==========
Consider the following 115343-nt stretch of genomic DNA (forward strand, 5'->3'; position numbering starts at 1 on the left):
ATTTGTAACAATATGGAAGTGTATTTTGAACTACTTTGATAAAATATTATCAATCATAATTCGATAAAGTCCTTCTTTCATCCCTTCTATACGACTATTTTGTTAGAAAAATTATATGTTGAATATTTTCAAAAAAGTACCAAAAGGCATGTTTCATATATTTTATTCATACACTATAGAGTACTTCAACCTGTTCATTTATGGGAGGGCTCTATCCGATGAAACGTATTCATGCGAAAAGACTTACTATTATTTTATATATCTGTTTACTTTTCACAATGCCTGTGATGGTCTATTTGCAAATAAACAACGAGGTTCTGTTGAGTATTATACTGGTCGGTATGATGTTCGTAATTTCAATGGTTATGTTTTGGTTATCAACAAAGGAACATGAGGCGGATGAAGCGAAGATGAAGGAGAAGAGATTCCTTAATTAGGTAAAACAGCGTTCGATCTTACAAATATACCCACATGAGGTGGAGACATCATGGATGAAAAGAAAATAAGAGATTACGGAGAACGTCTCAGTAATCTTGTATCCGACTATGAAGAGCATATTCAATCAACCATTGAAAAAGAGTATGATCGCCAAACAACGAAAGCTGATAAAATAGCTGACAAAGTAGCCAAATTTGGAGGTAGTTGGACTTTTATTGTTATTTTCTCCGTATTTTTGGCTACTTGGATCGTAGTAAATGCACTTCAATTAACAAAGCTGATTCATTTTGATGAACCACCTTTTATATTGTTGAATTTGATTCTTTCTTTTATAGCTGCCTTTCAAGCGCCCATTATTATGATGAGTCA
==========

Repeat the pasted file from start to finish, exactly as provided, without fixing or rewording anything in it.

Consider the following 115343-nt stretch of genomic DNA (forward strand, 5'->3'; position numbering starts at 1 on the left):
ATTTGTAACAATATGGAAGTGTATTTTGAACTACTTTGATAAAATATTATCAATCATAATTCGATAAAGTCCTTCTTTCATCCCTTCTATACGACTATTTTGTTAGAAAAATTATATGTTGAATATTTTCAAAAAAGTACCAAAAGGCATGTTTCATATATTTTATTCATACACTATAGAGTACTTCAACCTGTTCATTTATGGGAGGGCTCTATCCGATGAAACGTATTCATGCGAAAAGACTTACTATTATTTTATATATCTGTTTACTTTTCACAATGCCTGTGATGGTCTATTTGCAAATAAACAACGAGGTTCTGTTGAGTATTATACTGGTCGGTATGATGTTCGTAATTTCAATGGTTATGTTTTGGTTATCAACAAAGGAACATGAGGCGGATGAAGCGAAGATGAAGGAGAAGAGATTCCTTAATTAGGTAAAACAGCGTTCGATCTTACAAATATACCCACATGAGGTGGAGACATCATGGATGAAAAGAAAATAAGAGATTACGGAGAACGTCTCAGTAATCTTGTATCCGACTATGAAGAGCATATTCAATCAACCATTGAAAAAGAGTATGATCGCCAAACAACGAAAGCTGATAAAATAGCTGACAAAGTAGCCAAATTTGGAGGTAGTTGGACTTTTATTGTTATTTTCTCCGTATTTTTGGCTACTTGGATCGTAGTAAATGCACTTCAATTAACAAAGCTGATTCATTTTGATGAACCACCTTTTATATTGTTGAATTTGATTCTTTCTTTTATAGCTGCCTTTCAAGCGCCCATTATTATGATGAGTCA